Last Updated on August 17, 2017 by Jason A. Churchill
The starting pitching market moved at a snail’s pace in anticipation of a decision on whether or not Japanese star Masahiro Tanaka would become available this winter. Christmas Day provided an answer to that question as Tanaka was posted by his Japanese club, the Rakuten Golden Eagles, alongside a $20 million (maximum) release fee, essentially making him a free agent able to negotiate with all thirty teams.
Seattle has been seen as a logical fit given the city’s proximity to Japan as well as the previous success of other Japanese imports such as Ichiro Suzuki, Kenji Johjima, and current Mariner and former teammate of Tanaka’s, Hisashi Iwakuma. Factor in the team’s need for another starter and surplus cash still lingering, and the match is almost too obvious. Ben Badler of Baseball America suggests that the Seattle Mariners are the favorites to land the 25-year old in a preview of Tanaka’s potential market.
Badler opens the Mariners’ case by mentioning the lack of financial commitments Seattle has moving forward. Aside from Robinson Cano and Felix Hernandez, the M’s have minimal salary commitments outside of arbitration-eligible players. Once the new Regional Sports Network money the M’s are due over the next several seasons comes in, there’s reason to think that an annual payroll in the $100-120 million range would be a definite possibility. Earlier reports indicated that Seattle was close to their payroll limits for 2014 after signing Cano but could make an exception for the right player; Tanaka may just be that player.
Not only would slotting the right-hander between King Felix and Iwakuma give Seattle an elite rotation on paper, it would also ease some of the pressure that’ll fall on top prospect Taijuan Walker should he make the rotation out of Spring Training. It’s likely that Tanaka would instead be the center of attention, at least at the beginning of 2014, as the baseball world will be watching him closely. Another positive for acquiring the Japanese ace is that he’ll only cost money. The M’s have been reluctant to meet the Tampa Bay Rays’ demands of Walker and more in a trade for their ace David Price, and free agents Ubaldo Jiminez and Ervin Santana will cost the team another draft pick if they were to sign.
Badler also notes that should the M’s sign Tanaka, or any of the top available starters for that matter, they could use their prospect resources to acquire a quality outfielder since Nelson Cruz is what remains of the free agent outfield market. If that’s not enough reason to make a push for Tanaka, then I don’t know what is. With another potential ace in the fold, perhaps Seattle would be less reluctant to include James Paxton in a potential deal, especially since the righty is just 25 years old. Badler mentions Colby Rasmus of the Toronto Blue Jays as a potential trade target, but he’s a free agent after this season and may be more inclined to test the market instead of signing an extension at this time.
The New York Yankees, Los Angeles Dodgers, and Chicago Cubs are also listed as favorites in Badler’s article. The Yankees have long been connected with Tanaka given their need for starting pitching and luxury tax concerns that would’ve been eased under the old posting system. Although the new system will make things a little tougher for the Yanks, they’re still expected to be highly involved. LA on the other hand, doesn’t really have an outright need for another starter, but they seem to have more money than they know what to do with so why not? The Dodgers’ interest in Tanaka could heat up if they feel they’ll be unable to sign reigning Cy Young winner Clayton Kershaw to an extension since he’ll be a free agent after this season and has a case for a record contract.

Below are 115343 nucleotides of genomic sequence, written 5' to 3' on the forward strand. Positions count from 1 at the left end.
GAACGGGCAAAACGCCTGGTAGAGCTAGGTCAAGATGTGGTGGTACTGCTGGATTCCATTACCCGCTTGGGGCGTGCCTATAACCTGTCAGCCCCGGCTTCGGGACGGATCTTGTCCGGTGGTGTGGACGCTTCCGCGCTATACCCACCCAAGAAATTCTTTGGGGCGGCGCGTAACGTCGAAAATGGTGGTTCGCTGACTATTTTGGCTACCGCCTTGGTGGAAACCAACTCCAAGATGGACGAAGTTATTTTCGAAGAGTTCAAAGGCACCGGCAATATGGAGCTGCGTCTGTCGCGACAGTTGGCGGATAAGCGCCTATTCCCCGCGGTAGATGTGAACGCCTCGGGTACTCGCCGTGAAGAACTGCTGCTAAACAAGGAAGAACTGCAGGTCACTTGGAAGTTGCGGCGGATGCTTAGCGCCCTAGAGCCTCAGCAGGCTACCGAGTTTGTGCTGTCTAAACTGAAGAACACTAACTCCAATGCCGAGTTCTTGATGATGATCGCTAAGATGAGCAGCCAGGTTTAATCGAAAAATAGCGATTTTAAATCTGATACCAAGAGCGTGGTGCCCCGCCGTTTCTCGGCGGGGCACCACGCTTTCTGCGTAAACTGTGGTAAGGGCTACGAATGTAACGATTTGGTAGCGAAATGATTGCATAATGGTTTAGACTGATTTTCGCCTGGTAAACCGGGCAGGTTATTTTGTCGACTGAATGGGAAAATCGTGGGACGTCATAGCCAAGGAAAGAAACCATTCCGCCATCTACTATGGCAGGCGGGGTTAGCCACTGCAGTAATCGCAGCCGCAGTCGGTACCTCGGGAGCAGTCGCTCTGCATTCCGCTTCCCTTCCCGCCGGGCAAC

While the Dodger and Yankee connections seem relatively palatable, the Cubs aren’t quite as logical a fit since they’re still knee deep in a complete rebuild. But, considering the right-hander is still only 25 and yet to hit his hypothetical prime years, he could be a perfect fit for the Cubs’ plan. Chicago isn’t likely to be a serious contender until 2015 at the earliest, and the addition of a top rotation arm would go a long ways to making that a possibility.
Ken Rosenthal doesn’t quite share the same views as Badler however, as he reports the Arizona Diamondbacks are serious suitors for the righty’s services. Arizona was eighth on Badler’s list of potential suitors with budget limitations as their biggest hinderance in luring Tanaka. Rosenthal reports that the D-Backs were prepared to get in the bidding for Shin-Soo Choo earlier this winter, so they appear to have the resources required to spend more than $100 million on acquiring the Japanese star. Free agent Matt Garza has also been connected to the desert throughout the offseason.
Since Tanaka’s preference are relatively unknown at this point, we can only speculate about what he’s looking for in a potential contract and team. Perhaps he wants to join an immediate World Series contender, or join a high profile market such as New York or Los Angeles. Maybe he’s strictly looking for the most cash. We’ve seen speculative numbers in the $100-140 million range on top of the $20 million release fee over a contract that could be between six and eight years in length.
Many didn’t consider Seattle to be a serious landing spot for Cano earlier this winter, so there’s a realistic hope that Tanaka views the perks offered by playing in the Emerald City in the same light as the former Yankee did.
It’s early on Tanaka watch. But constant theme from interested teams is: Watch out for #Mariners. Execs think they have one big move left
— Jayson Stark (@jaysonst) January 2, 2014